I’m kind of sad this morning. I just learned that yesterday, California’s Developmental and Reproductive Toxicant Identification Committee voted not to add Bisphenol A (BPA) to the state’s list of chemicals that are believed to cause reproductive harm under Prop 65. The board members said that “none of the studies they reviewed offered clear evidence of the chemical’s toll on human health.”
You can read more about BPA, where it’s found, and why we should care in the following Fake Plastic Fish posts:Bisphenol-A (aka BPA): What is it? Where is it? Why do we care?
More BPA! Bisphenol-A in our Kids.
I want to know how much harm must be done before the evidence is clear. And why must our children be the guinea pigs for toxic chemicals in the first place? The European Union follows the Precautionary Principle in deciding whether measures should be taken to protect human health. Specifically,
“The… Read the rest
So here’s the deal. I promised to write a post on BlogHer.com about plastic-free organizing tips next week. But I have no business writing any such thing. Just take a look at my desk:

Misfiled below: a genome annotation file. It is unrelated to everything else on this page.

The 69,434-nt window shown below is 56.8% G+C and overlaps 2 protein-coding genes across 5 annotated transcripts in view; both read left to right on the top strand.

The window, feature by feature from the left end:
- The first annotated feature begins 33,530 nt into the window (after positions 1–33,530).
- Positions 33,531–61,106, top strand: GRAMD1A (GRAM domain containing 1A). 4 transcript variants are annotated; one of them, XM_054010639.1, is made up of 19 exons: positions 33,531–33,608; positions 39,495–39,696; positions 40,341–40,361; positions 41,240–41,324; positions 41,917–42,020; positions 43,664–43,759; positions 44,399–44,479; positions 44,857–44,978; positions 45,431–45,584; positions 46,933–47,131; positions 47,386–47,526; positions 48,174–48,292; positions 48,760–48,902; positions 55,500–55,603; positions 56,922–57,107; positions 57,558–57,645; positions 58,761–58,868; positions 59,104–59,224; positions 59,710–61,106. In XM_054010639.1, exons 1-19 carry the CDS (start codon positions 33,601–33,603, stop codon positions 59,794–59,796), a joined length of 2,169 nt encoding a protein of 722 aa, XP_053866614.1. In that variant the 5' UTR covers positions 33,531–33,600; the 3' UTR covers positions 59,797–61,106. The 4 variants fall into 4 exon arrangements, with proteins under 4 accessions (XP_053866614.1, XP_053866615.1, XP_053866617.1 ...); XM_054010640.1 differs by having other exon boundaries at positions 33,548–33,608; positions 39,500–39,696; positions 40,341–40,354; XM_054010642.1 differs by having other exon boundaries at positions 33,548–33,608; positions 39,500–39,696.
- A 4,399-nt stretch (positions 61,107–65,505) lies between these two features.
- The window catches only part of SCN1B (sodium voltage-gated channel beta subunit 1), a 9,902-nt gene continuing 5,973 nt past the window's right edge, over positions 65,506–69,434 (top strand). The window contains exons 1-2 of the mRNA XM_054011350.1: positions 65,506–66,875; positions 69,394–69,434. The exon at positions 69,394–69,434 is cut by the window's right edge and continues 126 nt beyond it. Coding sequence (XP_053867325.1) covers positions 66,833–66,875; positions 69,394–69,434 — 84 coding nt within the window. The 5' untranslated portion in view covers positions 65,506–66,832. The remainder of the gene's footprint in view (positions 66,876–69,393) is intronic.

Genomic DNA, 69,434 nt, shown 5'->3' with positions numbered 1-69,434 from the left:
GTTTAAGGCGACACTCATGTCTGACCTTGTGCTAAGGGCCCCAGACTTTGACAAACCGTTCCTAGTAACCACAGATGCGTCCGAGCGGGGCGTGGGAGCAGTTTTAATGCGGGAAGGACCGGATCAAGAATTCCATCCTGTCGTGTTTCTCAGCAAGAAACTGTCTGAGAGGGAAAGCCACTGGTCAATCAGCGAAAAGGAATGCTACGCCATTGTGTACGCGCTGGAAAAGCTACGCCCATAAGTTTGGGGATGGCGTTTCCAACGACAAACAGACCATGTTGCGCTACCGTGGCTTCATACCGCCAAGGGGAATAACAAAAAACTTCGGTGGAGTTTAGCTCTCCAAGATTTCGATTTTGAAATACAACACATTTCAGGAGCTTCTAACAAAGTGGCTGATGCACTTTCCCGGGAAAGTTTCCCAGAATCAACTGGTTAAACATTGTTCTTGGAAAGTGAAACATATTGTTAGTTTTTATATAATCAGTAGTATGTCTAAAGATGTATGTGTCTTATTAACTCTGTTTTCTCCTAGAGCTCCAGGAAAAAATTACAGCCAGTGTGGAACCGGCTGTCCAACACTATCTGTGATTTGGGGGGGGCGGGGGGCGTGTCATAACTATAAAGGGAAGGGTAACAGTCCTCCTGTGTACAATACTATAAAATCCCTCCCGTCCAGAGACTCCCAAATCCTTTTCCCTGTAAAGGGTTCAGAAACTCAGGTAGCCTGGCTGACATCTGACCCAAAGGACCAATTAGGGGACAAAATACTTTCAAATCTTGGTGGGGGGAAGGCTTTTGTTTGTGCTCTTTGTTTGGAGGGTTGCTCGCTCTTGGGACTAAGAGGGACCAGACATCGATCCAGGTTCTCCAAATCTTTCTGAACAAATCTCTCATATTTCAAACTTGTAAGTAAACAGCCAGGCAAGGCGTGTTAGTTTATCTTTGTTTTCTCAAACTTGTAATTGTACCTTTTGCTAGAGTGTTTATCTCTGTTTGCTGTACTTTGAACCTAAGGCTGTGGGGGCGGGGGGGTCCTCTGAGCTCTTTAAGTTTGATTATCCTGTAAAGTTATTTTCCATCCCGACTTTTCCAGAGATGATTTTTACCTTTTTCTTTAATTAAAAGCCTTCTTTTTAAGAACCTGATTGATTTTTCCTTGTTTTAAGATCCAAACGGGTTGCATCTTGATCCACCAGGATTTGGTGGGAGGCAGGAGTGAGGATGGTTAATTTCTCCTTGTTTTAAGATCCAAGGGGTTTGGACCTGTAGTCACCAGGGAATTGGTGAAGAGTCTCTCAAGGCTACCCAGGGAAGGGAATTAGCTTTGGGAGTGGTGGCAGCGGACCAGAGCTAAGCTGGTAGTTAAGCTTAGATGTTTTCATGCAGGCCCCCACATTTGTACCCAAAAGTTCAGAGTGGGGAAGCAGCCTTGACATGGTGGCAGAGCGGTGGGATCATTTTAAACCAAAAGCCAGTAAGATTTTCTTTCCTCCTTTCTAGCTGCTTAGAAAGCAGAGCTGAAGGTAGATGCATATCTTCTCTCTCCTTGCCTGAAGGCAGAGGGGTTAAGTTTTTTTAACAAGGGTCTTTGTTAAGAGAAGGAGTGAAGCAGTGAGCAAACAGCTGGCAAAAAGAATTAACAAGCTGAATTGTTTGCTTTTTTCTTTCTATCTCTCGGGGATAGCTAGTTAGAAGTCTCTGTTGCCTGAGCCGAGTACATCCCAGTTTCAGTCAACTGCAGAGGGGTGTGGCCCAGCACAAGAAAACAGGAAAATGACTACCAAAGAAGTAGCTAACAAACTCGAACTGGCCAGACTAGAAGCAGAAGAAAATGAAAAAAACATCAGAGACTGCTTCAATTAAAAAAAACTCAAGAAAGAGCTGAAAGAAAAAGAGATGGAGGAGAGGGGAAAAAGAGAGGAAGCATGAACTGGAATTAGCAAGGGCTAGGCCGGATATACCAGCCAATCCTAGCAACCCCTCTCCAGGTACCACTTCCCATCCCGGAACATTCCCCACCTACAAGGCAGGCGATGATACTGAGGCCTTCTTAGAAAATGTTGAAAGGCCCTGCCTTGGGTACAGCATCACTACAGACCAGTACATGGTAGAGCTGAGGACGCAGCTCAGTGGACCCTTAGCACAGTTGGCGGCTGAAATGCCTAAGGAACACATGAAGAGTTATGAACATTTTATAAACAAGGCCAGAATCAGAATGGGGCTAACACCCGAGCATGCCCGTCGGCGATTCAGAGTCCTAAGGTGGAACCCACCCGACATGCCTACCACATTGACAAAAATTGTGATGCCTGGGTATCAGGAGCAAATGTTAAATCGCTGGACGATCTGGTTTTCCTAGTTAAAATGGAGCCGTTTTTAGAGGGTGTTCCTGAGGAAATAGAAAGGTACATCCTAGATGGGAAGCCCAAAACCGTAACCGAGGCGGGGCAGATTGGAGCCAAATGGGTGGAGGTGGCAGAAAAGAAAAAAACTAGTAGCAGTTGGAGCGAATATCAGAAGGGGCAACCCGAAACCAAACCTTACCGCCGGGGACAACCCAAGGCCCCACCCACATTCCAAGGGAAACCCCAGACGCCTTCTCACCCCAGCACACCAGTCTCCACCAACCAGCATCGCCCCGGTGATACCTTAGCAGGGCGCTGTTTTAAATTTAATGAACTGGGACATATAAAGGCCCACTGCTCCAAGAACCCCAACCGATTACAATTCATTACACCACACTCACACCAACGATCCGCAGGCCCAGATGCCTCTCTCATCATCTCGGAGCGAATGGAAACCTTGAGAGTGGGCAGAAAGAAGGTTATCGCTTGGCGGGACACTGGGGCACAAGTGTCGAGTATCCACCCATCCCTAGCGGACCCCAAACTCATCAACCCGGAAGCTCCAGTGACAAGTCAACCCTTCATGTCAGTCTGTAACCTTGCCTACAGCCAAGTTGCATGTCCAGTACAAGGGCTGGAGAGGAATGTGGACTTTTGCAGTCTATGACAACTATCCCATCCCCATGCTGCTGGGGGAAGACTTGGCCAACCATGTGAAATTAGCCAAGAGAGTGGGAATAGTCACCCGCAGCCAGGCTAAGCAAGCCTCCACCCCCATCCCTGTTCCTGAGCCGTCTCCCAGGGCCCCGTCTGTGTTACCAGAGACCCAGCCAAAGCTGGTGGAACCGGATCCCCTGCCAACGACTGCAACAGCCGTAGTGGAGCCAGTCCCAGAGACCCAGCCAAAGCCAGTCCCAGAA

I’ve been trying to organize my office space ever since we moved here in 2005, and it’s just not happening. Paper, paper everywhere. I’ve been working to reduce the amount of paper mail I receive. I get most of my bills online and don’t print them out. And yet, my desk is always full of paper — to do notes, meeting notes, contact information, flyers, business cards — and I just feel overwhelmed. (That photo? I just took it this morning. Last week, my desk was even worse before I went on a rampage and recycled a whole bunch of stuff that had “expired.”)
So I want some ideas. Some systems for clearing the clutter. And if you have a blog and have written about this topic, I’ll totally give you full credit, link to you, … Read the rest